Father Gavan Duffy was not a good beggar; it would be hard to discover a man less fitted to the role. But it all came in the day's work. Nothing, however, would convert him to the snake stories school-he found it hard to believe that Catholics should need any other reason for helping the missions than a genuine desire to spread God's Kingdom. "We have the finest cause there is," he wrote. "It goes straight to the roots of faith. And it does not need to be bolstered up with fairy tales," Witness his Father Gus Butterworthy on a begging tour lugging those heavy bags of mission literature and lantern slides up steep steps while the sweat poured from his brow, trudging the winter streets sniflling with cold, being handed a cigar-and nothing more-by an old school-mate turned millionaire, sitting in clerical parlors during hungry noons while the pleasant odors of lunch in progress floated under the door-and all the time the home folks wondered that he could be spared so long from his work in India, while the people in India envied him his long delightful holiday.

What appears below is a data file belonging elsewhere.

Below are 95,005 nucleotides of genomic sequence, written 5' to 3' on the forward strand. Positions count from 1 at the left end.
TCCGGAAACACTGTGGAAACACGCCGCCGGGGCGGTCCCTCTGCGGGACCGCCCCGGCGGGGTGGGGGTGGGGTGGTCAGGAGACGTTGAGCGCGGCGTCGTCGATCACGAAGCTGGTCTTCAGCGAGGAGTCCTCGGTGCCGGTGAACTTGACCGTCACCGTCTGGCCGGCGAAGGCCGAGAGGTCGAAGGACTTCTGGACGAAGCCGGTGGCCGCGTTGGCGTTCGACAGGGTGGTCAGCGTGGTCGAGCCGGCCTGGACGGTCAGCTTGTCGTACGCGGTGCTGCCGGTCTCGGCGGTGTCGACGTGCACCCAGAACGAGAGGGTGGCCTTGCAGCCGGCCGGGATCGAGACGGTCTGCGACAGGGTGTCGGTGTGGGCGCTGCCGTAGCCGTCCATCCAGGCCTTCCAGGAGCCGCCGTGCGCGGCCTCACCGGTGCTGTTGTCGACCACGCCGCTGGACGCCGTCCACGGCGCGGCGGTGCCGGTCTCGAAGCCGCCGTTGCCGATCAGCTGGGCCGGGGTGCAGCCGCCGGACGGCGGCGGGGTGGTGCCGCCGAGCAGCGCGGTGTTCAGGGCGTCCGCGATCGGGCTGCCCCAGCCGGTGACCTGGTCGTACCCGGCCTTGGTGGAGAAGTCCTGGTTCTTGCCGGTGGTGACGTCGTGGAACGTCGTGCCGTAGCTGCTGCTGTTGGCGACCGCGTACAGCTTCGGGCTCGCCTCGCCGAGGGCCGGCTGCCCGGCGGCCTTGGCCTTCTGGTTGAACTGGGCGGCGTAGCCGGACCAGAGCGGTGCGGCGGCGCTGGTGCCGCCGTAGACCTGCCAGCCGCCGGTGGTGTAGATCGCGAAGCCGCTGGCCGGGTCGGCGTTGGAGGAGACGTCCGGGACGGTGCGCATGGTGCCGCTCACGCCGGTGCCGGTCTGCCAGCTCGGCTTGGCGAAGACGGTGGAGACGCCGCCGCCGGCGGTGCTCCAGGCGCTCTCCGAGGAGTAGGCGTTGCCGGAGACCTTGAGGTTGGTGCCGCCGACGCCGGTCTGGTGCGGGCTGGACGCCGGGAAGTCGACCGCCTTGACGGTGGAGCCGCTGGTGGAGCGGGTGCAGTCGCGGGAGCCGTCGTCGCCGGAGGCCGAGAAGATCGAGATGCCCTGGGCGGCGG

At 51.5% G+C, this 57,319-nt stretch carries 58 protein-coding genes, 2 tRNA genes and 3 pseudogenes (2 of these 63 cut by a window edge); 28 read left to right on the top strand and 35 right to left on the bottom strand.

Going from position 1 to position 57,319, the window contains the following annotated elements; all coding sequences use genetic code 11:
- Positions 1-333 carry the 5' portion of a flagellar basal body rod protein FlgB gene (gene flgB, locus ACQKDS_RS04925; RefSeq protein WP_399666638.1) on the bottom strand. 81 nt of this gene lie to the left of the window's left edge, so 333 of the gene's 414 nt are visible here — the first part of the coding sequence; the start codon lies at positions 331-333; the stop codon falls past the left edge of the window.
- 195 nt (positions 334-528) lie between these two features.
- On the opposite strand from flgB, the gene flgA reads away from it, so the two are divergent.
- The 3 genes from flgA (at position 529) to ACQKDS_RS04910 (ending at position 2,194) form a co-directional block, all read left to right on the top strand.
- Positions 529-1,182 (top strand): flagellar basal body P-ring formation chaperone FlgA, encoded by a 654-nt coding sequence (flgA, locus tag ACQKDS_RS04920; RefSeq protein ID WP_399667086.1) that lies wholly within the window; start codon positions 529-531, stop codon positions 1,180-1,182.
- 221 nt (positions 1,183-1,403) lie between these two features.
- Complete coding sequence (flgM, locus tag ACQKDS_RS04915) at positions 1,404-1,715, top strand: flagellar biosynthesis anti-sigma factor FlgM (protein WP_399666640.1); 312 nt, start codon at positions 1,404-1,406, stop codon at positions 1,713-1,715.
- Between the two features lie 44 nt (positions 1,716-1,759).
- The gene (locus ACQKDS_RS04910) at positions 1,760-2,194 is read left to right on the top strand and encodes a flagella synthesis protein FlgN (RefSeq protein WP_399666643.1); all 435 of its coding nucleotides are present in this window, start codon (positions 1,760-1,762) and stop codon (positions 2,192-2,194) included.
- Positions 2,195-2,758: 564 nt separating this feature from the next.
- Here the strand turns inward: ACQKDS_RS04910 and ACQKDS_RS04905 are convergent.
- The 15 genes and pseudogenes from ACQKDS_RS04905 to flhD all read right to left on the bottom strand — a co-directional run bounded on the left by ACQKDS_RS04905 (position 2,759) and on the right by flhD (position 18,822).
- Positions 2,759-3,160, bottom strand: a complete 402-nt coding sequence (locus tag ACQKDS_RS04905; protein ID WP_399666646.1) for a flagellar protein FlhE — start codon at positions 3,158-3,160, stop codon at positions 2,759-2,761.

Father Gavan Duffy's was not a character readily understood. Association with him for several months while he was arranging for the publication of his books gave me ample opportunity of observing him at close range. His love of truth was almost a passion; and, concentrated in purpose and absolutely sincere, he found it hard to be patient with petty subterfuges which his keen light blue eyes penetrated quickly. Mission life, he held, did not leave room for the pursuit of the amenities. Yet he was the sort of man who could have reveled in amenities. You would think, for instance what fun he would be on a house party. A certain Gaelic sense of fighting a losing cause was canceled out in him by the supernatural virtue of hope-or Hope rather: he spelled it with a capital.